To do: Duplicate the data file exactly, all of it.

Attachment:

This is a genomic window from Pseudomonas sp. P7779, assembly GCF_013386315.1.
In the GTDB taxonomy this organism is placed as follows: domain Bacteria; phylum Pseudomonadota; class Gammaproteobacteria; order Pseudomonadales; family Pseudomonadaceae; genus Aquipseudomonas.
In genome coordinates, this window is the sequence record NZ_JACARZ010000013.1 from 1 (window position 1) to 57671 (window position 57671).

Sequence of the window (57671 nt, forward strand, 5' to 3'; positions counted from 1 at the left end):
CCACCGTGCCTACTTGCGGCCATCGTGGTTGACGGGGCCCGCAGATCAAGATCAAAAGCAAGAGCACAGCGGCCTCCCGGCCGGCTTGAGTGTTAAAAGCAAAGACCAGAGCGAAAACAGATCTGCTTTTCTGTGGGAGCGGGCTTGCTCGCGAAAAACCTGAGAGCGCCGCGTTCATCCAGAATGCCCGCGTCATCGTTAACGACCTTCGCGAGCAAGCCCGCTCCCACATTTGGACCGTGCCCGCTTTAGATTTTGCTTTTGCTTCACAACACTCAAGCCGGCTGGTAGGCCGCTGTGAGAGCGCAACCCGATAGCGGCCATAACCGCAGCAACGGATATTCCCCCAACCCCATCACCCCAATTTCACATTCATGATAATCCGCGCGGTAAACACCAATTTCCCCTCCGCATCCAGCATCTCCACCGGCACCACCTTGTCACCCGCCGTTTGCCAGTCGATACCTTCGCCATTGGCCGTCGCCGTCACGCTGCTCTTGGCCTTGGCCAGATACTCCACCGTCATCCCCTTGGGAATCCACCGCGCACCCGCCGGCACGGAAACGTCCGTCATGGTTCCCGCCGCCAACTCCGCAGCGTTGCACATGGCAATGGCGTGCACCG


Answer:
This is a genomic window from Pseudomonas sp. P7779, assembly GCF_013386315.1.
In the GTDB taxonomy this organism is placed as follows: domain Bacteria; phylum Pseudomonadota; class Gammaproteobacteria; order Pseudomonadales; family Pseudomonadaceae; genus Aquipseudomonas.
In genome coordinates, this window is the sequence record NZ_JACARZ010000013.1 from 1 (window position 1) to 57671 (window position 57671).

Sequence of the window (57671 nt, forward strand, 5' to 3'; positions counted from 1 at the left end):
CCACCGTGCCTACTTGCGGCCATCGTGGTTGACGGGGCCCGCAGATCAAGATCAAAAGCAAGAGCACAGCGGCCTCCCGGCCGGCTTGAGTGTTAAAAGCAAAGACCAGAGCGAAAACAGATCTGCTTTTCTGTGGGAGCGGGCTTGCTCGCGAAAAACCTGAGAGCGCCGCGTTCATCCAGAATGCCCGCGTCATCGTTAACGACCTTCGCGAGCAAGCCCGCTCCCACATTTGGACCGTGCCCGCTTTAGATTTTGCTTTTGCTTCACAACACTCAAGCCGGCTGGTAGGCCGCTGTGAGAGCGCAACCCGATAGCGGCCATAACCGCAGCAACGGATATTCCCCCAACCCCATCACCCCAATTTCACATTCATGATAATCCGCGCGGTAAACACCAATTTCCCCTCCGCATCCAGCATCTCCACCGGCACCACCTTGTCACCCGCCGTTTGCCAGTCGATACCTTCGCCATTGGCCGTCGCCGTCACGCTGCTCTTGGCCTTGGCCAGATACTCCACCGTCATCCCCTTGGGAATCCACCGCGCACCCGCCGGCACGGAAACGTCCGTCATGGTTCCCGCCGCCAACTCCGCAGCGTTGCACATGGCAATGGCGTGCACCG